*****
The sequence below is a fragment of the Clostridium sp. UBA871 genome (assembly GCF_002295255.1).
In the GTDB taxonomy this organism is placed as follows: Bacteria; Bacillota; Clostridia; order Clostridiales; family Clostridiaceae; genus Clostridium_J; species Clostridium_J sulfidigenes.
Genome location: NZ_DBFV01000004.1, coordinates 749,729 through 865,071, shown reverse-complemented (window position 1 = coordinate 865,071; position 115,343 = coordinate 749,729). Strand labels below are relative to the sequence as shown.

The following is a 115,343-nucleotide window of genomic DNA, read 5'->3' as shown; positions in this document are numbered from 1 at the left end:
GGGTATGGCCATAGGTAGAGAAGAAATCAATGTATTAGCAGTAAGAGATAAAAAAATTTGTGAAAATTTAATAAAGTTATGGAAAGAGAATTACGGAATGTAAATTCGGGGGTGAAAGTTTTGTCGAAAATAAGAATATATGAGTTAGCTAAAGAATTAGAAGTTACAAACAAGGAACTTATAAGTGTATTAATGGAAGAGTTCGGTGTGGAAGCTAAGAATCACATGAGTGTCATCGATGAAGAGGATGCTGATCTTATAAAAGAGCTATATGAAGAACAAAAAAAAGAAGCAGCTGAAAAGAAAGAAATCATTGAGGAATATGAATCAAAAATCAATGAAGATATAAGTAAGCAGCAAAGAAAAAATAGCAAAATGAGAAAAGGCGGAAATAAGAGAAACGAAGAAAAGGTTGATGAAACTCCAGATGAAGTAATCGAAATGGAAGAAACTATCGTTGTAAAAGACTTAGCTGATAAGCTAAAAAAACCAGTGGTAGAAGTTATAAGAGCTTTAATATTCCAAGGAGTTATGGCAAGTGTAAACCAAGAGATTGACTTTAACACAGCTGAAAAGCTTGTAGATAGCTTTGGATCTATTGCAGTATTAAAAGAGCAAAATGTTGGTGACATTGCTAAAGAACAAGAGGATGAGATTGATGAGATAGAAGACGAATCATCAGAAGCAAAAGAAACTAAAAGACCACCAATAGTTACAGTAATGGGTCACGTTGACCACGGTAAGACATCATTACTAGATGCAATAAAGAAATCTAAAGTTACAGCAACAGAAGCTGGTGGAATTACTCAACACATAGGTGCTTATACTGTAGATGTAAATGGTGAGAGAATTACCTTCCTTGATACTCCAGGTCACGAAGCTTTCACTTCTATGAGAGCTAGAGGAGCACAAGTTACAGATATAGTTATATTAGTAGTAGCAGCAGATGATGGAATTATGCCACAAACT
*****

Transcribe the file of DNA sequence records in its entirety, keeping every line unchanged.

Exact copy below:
The sequence below is a fragment of the Clostridium sp. UBA871 genome (assembly GCF_002295255.1).
In the GTDB taxonomy this organism is placed as follows: Bacteria; Bacillota; Clostridia; order Clostridiales; family Clostridiaceae; genus Clostridium_J; species Clostridium_J sulfidigenes.
Genome location: NZ_DBFV01000004.1, coordinates 749,729 through 865,071, shown reverse-complemented (window position 1 = coordinate 865,071; position 115,343 = coordinate 749,729). Strand labels below are relative to the sequence as shown.

The following is a 115,343-nucleotide window of genomic DNA, read 5'->3' as shown; positions in this document are numbered from 1 at the left end:
GGGTATGGCCATAGGTAGAGAAGAAATCAATGTATTAGCAGTAAGAGATAAAAAAATTTGTGAAAATTTAATAAAGTTATGGAAAGAGAATTACGGAATGTAAATTCGGGGGTGAAAGTTTTGTCGAAAATAAGAATATATGAGTTAGCTAAAGAATTAGAAGTTACAAACAAGGAACTTATAAGTGTATTAATGGAAGAGTTCGGTGTGGAAGCTAAGAATCACATGAGTGTCATCGATGAAGAGGATGCTGATCTTATAAAAGAGCTATATGAAGAACAAAAAAAAGAAGCAGCTGAAAAGAAAGAAATCATTGAGGAATATGAATCAAAAATCAATGAAGATATAAGTAAGCAGCAAAGAAAAAATAGCAAAATGAGAAAAGGCGGAAATAAGAGAAACGAAGAAAAGGTTGATGAAACTCCAGATGAAGTAATCGAAATGGAAGAAACTATCGTTGTAAAAGACTTAGCTGATAAGCTAAAAAAACCAGTGGTAGAAGTTATAAGAGCTTTAATATTCCAAGGAGTTATGGCAAGTGTAAACCAAGAGATTGACTTTAACACAGCTGAAAAGCTTGTAGATAGCTTTGGATCTATTGCAGTATTAAAAGAGCAAAATGTTGGTGACATTGCTAAAGAACAAGAGGATGAGATTGATGAGATAGAAGACGAATCATCAGAAGCAAAAGAAACTAAAAGACCACCAATAGTTACAGTAATGGGTCACGTTGACCACGGTAAGACATCATTACTAGATGCAATAAAGAAATCTAAAGTTACAGCAACAGAAGCTGGTGGAATTACTCAACACATAGGTGCTTATACTGTAGATGTAAATGGTGAGAGAATTACCTTCCTTGATACTCCAGGTCACGAAGCTTTCACTTCTATGAGAGCTAGAGGAGCACAAGTTACAGATATAGTTATATTAGTAGTAGCAGCAGATGATGGAATTATGCCACAAACT